Many believe the collapse of the Soviet Union marked the end of the Cold War. If we confine ourselves to only consider military might based on conventional and nuclear weapons, they are correct. The United States is widely considered the only superpower.
Before you take a long sigh of relief, understand a new type of Cold War emerged from the rubble. Knowing well they they cannot match the United States’ military across the board, the Russian Federation and now China are spending their military budgets to gain asymmetrical military advantages over the United States. One key area of focus is nanoweapons. Nanowek.com, the leading nanotechnology portal, reports, “All major powers are making efforts to research and develop nanotechnology-based materials and systems for military use.”
The National Nanotechnology Initiative (NNI), launched by President Bill Clinton in 2000, coordinates, collaborates, and funds the nanotechnology research and development activities of 25 Federal agencies . To date, the United States government has channeled over $20,000,000,000 through NNI. In addition, each branch of the United States military performs its own nanotechnology research and development. As a result, a new class of weapons, nanoweapons, are already being deployed, from advanced laser weapons to insect size drones.
The actual amount that is spent on nanoweapons remains Top Secret, but based on publicly published budget allocations, it is reasonable to estimate its in the many $Bs annually. For example, about 15% of the NNI budget alone is focused on DOD projects. This excludes federal agencies like DARPA (Defence Advanced Research Project Agency), which focuses on advanced military weapons. In addition, about 10% of the total defense budget of the United States (estimated at $534.3 billion in 2016) is classified, typically termed the “black budget.” Given the secrecy that surrounds nanoweapons funding, it is next to impossible to discern the exact nanoweapons budget of the United States. But, it’s relatively easy to estimate that many $Bs are being spent annually on nanoweapons development and deployment.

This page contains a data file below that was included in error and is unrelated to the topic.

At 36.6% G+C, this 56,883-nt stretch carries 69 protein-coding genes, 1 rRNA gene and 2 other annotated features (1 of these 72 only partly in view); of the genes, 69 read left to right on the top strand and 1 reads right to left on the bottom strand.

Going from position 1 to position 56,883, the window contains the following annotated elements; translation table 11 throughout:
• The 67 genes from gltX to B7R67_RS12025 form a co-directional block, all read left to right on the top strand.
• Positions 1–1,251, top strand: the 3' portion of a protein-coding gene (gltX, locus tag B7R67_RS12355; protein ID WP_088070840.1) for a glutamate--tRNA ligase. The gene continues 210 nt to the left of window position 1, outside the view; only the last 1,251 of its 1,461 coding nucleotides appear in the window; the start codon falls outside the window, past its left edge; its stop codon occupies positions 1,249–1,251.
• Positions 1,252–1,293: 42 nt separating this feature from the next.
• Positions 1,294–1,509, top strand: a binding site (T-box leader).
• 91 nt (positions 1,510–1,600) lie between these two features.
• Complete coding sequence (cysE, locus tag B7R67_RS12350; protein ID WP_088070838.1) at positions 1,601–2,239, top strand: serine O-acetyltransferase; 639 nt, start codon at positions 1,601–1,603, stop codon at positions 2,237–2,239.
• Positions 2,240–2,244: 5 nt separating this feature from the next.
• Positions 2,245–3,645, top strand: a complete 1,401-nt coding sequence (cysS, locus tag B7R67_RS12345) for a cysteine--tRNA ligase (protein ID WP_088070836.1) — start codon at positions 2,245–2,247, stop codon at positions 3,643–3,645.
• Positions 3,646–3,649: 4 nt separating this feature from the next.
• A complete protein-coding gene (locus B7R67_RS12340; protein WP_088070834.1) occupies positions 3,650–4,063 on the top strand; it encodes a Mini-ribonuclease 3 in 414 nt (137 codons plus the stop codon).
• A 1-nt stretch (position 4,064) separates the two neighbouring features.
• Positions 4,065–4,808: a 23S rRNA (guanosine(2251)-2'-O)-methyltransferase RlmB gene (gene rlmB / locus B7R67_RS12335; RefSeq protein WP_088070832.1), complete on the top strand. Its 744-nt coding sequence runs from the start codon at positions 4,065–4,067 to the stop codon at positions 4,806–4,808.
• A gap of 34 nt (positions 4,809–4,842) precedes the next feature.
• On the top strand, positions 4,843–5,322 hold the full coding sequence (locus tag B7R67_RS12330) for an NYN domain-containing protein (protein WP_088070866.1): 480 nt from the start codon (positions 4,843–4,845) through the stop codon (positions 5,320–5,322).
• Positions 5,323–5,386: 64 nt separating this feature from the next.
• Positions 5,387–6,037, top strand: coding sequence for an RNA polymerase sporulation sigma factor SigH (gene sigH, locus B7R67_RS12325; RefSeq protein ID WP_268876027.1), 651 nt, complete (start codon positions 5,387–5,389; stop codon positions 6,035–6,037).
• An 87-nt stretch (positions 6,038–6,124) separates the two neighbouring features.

What fuels this new Nanoweapons Cold War? One simple paradigm, the superpowers of the future will be those nations with the most capable nanoweapons. If you have not read my earlier posts, let me digress and define nanoweapons. Nanoweapons are any military technology that exploits the power of nanotechnology. This begs another question, What is nanotechnology? According to the United States National Nanotechnology Initiative’s website, nano.gov, “Nanotechnology is science, engineering, and technology conducted at the nanoscale, which is about 1 to 100 nanometers.” To understand this in simple terms, the diameter of a typical human hair equals 80,000- 100,000 nanometers. Ironically, the next big thing in military weapons technology will be small, essentially invisible to the naked eye.
The power of nanoweapons has not escaped the attention of the Russian Federation or China, as well as other countries like Germany and France. China in particular is doing everything it can to “hack” United States nanoweapons technology, as well as develop their own. Russia has even set up a “public” company, Rusnano, to pursue nanotechnology and nanoweapons. I put the word “public” in quotes because the Russian Federation currently owns all the stock of Rusnano.
The main take away from this post is that we are in a new cold war, a Nanoweapons Cold War. China and Russia are squaring off with the United States to gain an asymmetrical nanoweapons advantage. To date, the United States has the clear lead. However, recall that during the first Cold War, Russia was able to maintain near military parity with the United States via espionage and asymmetrical funding. I expect similar behavior from China and the Russian Federation during the Nanoweapons Cold War.
Image courtesy of Jonas Staub and Dreamstime Stock Photos